Training Camp, Acoteias, Portugal, 2021
Finally we get the chance to go on a training camp to a sunny place again. The pandemic forced us to cancel our two planned training camps at Gloria Sports Arena in Belek, Turkey in both April and May of 2020. It happened again in January of 2021 where our training camp at Playitas was cancelled. So the fact that we finally got to this time was just amazing and it was such a nice feeling to be back in warm weather to put in some hard work.
However, because of the weird situation that's still ongoing in most of the world's airports, flights are hard to come by. Example: This training camp started at 02:00 in the morning where my phone started yelling at me, telling me it was time to go. I got a solid three hours of sleep. My teammates, Martin and Benjamin, came to pick me up in the fastest, greenest Kia Picanto in the world. Martin joined us on the trip as our official team therapist, so he had obviously brought his treatment table. I shared a backseat with that as well as 4 suitcases. Not a lot of room. However, I was able to sleep for the entire three hour drive to the airport in Hamburg. Lucky me. We joined the rest of the team at the airport in Hamburg, ready to go. We were a team of 11 people in Portugal; one coach, one therapist, and nine of Denmark's fastest sprinters. In other words - squad goals.
The trip was actually very relaxing. The total travel time was about 12 hours but because the airports and flights were kind of deserted, the entire trip was very easy-going with little to no stress. We got to the hotel, AP Victoria Sports & Beach, in Acoteias in the afternoon where our coach led a 45 minute shakeout session to get the travel out of the legs. Nothing too crazy at all; it consisted of some easy jogging, stretching, and running drills. After the shakeout, almost the entire team went down to the beach to watch the sunset and see the beautiful cliffs of the Portuguese Algarve coast. Good times and ready for a great training camp.
The First Five Days
We were in Portugal for a total of 10 days. Just enough time to transition from one training period to the next and get comfortable with the added intensity and volume as we train for the 2021 season. One of our early discussions at the camp centered around the fact that people usually just see the 'relaxing' part of training camps on social media - chilling at the pool, sunbathing, and relaxing in between sessions. That this is all we do couldn't be further from the truth - especially during this camp. I had decided I wanted to show as much of our training and as much variety as possible on social media. I wanted to show completely raw training camp footage on my social media, and I think I managed to do just that - without it interfering with our training and without coach getting annoyed at me for filming. However, I do enjoy media and creating content. It's been a big interest of mine since I started getting into it all the way back in 2010.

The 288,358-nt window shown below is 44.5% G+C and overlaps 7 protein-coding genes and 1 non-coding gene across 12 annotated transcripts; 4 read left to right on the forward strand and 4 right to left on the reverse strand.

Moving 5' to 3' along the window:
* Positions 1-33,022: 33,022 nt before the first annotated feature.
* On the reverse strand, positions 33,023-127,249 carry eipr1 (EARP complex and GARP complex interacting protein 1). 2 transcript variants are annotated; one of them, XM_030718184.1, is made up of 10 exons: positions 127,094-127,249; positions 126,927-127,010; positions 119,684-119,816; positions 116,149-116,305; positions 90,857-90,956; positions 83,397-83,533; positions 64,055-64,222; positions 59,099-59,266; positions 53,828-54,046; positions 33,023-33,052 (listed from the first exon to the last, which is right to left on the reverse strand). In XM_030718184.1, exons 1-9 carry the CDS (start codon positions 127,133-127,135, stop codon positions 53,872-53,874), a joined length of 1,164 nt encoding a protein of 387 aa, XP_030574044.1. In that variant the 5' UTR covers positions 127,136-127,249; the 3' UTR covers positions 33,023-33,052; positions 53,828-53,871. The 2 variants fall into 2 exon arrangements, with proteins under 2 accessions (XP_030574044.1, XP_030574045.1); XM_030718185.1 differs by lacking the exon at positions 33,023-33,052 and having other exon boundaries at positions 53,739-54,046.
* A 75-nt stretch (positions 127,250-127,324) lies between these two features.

Alright, back to the training part. This training camp is usually the toughest of all our training camps. The volume is very high and the intensity also gets a big boost during this time. 3 hour training sessions under a scorching hot sun during this time is not uncommon. The first five days at the camp were the last five days of our very short general/specific preparation period. Most of us have to race at the World Relay Championships in Poland at the very beginning of May, so we need to maintain some of the speed from the indoor season. We have to do this whilst also adding more speed, more fitness, and more strength. A difficult task for our coach, but he's one of the world's best coaches, so I think he'll manage. The first five days in Portugal consisted of seven workouts - One shakeout, one acceleration/core session, two weight sessions, one specific strength and relay session, one aerobic session on the bike, and one top speed/anaerobic interval session. The top speed/anaerobic session was on Monday. Our first and only rest day of the camp was on Tuesday, so we knew it would be a killer session. 2,5 hours of top speed sprinting finished with 250-200-150-150-120 at 90-95% speed. Done! Thank god for Martin's magic hands and his comfortable treatment table. I felt like I had earned it after an amazing sessions and a great first five days.